UPDATE  July 10 – Humanity celebrated the dramatic end of the 2-week ordeal ended today when Thai authorities announced that all 12 boys and their coach had been successfully rescued from the flooded cave complex. The boys had been given anti-anxiety medication for the treacherous journey to reduce the chance of panic. The boys are said to be in relatively good health, but are quarantined due to the risk of infection, specifically a fungus called speleonosis ("cave disease").

July 8, 2018 – The rescue mission is underway.

People around the world are holding their breath today as a team of expert divers attempts a perilous 5-hour underwater rescue mission to extract 12 Thai boys who've been trapped for two weeks in a flooded, remote cave.

With monsoon rains imminent and oxygen levels in the cave at a debilitating 15%, rescuers are now attempting to extract the boys in a feverish race against time.

The rescue path is a perilous 3-mile maze of zero-visibility tunnels – full of sharp boulders, excruciatingly narrow passages, wild currents, and boulders the size of a building. It is a journey one expert diver called the equivalent of scaling Mount Everest.

The precarious rescue is compounded by the fact that most of the boys cannot swim, much less use diving gear.

In today's connected world, this event has galvanized the attention of all humanity. Rescue squads, divers, medical personnel and engineers from around the globe – everything from Israeli communication technology to Elon Musk's multi-discipline team – have gathered to assist rescue operations.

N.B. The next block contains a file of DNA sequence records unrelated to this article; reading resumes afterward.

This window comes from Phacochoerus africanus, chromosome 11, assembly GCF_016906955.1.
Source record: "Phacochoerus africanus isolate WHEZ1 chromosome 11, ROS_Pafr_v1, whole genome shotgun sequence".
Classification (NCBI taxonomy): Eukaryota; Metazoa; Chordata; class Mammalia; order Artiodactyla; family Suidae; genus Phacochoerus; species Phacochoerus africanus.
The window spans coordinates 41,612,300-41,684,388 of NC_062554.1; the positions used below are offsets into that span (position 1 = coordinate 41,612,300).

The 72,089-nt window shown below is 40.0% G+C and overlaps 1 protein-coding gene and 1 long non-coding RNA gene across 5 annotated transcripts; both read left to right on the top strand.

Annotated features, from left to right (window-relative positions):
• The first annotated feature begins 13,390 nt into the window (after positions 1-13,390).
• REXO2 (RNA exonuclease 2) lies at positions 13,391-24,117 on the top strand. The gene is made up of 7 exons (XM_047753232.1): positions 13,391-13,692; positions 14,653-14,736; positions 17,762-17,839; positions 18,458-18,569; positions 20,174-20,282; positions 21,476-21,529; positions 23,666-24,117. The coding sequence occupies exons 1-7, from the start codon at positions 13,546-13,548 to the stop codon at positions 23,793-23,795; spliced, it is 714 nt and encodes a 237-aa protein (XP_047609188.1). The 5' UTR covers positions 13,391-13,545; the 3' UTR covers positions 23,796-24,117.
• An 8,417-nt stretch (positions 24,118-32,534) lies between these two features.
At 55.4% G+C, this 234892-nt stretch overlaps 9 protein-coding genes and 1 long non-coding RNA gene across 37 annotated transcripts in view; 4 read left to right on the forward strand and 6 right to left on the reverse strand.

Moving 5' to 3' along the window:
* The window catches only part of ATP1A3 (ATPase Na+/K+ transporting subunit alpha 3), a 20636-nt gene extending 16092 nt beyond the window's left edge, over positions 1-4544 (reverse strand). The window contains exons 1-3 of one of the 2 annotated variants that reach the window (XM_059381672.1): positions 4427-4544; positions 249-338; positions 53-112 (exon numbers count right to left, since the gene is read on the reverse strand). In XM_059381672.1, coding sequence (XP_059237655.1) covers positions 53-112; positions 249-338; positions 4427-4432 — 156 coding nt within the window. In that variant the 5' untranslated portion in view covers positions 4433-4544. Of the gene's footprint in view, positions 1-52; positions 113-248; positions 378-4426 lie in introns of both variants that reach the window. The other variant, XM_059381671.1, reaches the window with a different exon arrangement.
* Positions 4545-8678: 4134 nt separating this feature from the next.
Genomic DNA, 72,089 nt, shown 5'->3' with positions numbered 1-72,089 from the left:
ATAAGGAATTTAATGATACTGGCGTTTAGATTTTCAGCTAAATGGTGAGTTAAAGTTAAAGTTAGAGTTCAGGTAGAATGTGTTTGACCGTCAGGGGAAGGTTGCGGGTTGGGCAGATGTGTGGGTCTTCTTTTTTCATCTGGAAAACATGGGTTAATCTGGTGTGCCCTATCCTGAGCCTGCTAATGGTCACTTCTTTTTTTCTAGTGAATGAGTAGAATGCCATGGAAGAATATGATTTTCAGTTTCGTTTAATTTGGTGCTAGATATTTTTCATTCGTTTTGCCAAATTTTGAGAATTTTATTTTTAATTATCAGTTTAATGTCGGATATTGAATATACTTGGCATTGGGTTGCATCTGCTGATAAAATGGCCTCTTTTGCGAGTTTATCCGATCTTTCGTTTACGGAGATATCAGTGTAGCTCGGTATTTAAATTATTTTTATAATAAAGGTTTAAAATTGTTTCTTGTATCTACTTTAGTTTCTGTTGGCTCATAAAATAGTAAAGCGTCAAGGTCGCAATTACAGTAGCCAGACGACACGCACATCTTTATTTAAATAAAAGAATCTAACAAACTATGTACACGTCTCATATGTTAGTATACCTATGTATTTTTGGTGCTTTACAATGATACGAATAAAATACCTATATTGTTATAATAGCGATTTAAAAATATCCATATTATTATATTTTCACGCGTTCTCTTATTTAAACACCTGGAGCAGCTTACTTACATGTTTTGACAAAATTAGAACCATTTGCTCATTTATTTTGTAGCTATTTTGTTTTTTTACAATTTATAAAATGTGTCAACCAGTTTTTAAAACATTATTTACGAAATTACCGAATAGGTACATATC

This global outpouring of compassion and concern comes at a time when the value of human life is at times questioned. Two recent examples:

  • Some U.S. hospital administrators – in order to maintain high "productivity metrics" – have resorted to turning away dangerously ill patients.

  • A Florida court elected not to prosecute a group of teens who mocked and videotaped a drowning man – refusing to assist him during critical distress or to even call 911.

In Thailand, we now see the opposite side of the coin: going to great lengths to save the boys. A team of Thai Navy Seals has pledged to risk their lives for the mission; one former Seal has already died trying.

Another diver, a U.S. Air Force rescue specialist who has dived the world's most dangerous spots, flew to Thailand to assist the rescue. “Normally, I’d just turn around,” he said about his harrowing journey through the cave. “But then normally I don’t have 12 boys, and their entire lives, as an endpoint.”

The collective compassion for the fate of these boys, strangers in a faraway land, and the enormous resources expended to save them inspires hope in mankind. Along with the prayers of billions worldwide, this is a true Kiddush Hashem, fulfilling God's instruction to "be sanctified among the people " (Leviticus 22:32).

As we pray for a successful outcome in Thailand, one thing is certain: Humanity has come together beautifully, in common cause, to lift beyond ourselves and care about a fellow human being created, just as we are, in God's image.